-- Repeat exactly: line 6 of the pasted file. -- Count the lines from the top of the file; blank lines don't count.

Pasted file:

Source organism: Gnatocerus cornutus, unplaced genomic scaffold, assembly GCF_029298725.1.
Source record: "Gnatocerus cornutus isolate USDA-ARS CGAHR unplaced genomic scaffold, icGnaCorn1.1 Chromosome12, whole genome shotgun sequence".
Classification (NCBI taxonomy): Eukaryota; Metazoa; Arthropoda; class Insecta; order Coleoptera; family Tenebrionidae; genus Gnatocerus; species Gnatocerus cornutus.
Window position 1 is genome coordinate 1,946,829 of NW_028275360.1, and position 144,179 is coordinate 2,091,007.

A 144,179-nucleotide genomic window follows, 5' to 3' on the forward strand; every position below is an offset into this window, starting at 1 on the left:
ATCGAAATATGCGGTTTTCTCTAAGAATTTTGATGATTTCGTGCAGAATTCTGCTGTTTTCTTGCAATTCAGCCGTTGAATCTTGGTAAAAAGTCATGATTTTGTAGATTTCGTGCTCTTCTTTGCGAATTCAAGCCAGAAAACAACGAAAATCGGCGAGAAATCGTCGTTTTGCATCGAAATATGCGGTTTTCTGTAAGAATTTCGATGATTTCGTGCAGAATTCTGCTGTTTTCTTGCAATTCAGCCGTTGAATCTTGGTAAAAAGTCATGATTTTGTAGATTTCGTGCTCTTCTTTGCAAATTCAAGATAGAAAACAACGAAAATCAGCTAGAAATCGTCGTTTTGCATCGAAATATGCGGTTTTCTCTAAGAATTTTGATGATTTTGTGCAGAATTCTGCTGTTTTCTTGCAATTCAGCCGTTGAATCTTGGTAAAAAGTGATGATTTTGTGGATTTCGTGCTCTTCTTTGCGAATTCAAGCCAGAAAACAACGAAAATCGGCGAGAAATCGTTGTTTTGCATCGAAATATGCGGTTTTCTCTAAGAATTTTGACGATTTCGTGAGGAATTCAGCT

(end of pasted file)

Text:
ATCGAAATATGCGGTTTTCTCTAAGAATTTTGATGATTTCGTGCAGAATTCTGCTGTTTTCTTGCAATTCAGCCGTTGAATCTTGGTAAAAAGTCATGATTTTGTAGATTTCGTGCTCTTCTTTGCGAATTCAAGCCAGAAAACAACGAAAATCGGCGAGAAATCGTCGTTTTGCATCGAAATATGCGGTTTTCTGTAAGAATTTCGATGATTTCGTGCAGAATTCTGCTGTTTTCTTGCAATTCAGCCGTTGAATCTTGGTAAAAAGTCATGATTTTGTAGATTTCGTGCTCTTCTTTGCAAATTCAAGATAGAAAACAACGAAAATCAGCTAGAAATCGTCGTTTTGCATCGAAATATGCGGTTTTCTCTAAGAATTTTGATGATTTTGTGCAGAATTCTGCTGTTTTCTTGCAATTCAGCCGTTGAATCTTGGTAAAAAGTGATGATTTTGTGGATTTCGTGCTCTTCTTTGCGAATTCAAGCCAGAAAACAACGAAAATCGGCGAGAAATCGTTGTTTTGCATCGAAATATGCGGTTTTCTCTAAGAATTTTGACGATTTCGTGAGGAATTCAGCT